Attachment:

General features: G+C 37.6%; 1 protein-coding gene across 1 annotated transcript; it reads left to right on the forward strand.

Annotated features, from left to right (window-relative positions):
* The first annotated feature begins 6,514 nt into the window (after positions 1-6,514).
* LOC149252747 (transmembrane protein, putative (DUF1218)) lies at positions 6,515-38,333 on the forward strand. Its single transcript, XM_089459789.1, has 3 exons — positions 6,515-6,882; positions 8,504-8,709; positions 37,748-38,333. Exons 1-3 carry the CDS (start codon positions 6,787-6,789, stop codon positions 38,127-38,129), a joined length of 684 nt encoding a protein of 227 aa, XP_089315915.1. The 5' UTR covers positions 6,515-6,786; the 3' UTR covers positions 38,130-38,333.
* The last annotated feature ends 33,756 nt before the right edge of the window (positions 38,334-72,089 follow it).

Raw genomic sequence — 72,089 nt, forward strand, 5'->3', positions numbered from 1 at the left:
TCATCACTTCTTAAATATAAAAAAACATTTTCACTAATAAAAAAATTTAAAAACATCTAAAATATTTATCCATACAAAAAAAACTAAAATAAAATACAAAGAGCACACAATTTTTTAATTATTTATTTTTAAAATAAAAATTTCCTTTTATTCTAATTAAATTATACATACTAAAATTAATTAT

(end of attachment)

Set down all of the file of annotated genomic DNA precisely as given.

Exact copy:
General features: G+C 37.6%; 1 protein-coding gene across 1 annotated transcript; it reads left to right on the forward strand.

Annotated features, from left to right (window-relative positions):
* The first annotated feature begins 6,514 nt into the window (after positions 1-6,514).
* LOC149252747 (transmembrane protein, putative (DUF1218)) lies at positions 6,515-38,333 on the forward strand. Its single transcript, XM_089459789.1, has 3 exons — positions 6,515-6,882; positions 8,504-8,709; positions 37,748-38,333. Exons 1-3 carry the CDS (start codon positions 6,787-6,789, stop codon positions 38,127-38,129), a joined length of 684 nt encoding a protein of 227 aa, XP_089315915.1. The 5' UTR covers positions 6,515-6,786; the 3' UTR covers positions 38,130-38,333.
* The last annotated feature ends 33,756 nt before the right edge of the window (positions 38,334-72,089 follow it).

Raw genomic sequence — 72,089 nt, forward strand, 5'->3', positions numbered from 1 at the left:
TCATCACTTCTTAAATATAAAAAAACATTTTCACTAATAAAAAAATTTAAAAACATCTAAAATATTTATCCATACAAAAAAAACTAAAATAAAATACAAAGAGCACACAATTTTTTAATTATTTATTTTTAAAATAAAAATTTCCTTTTATTCTAATTAAATTATACATACTAAAATTAATTAT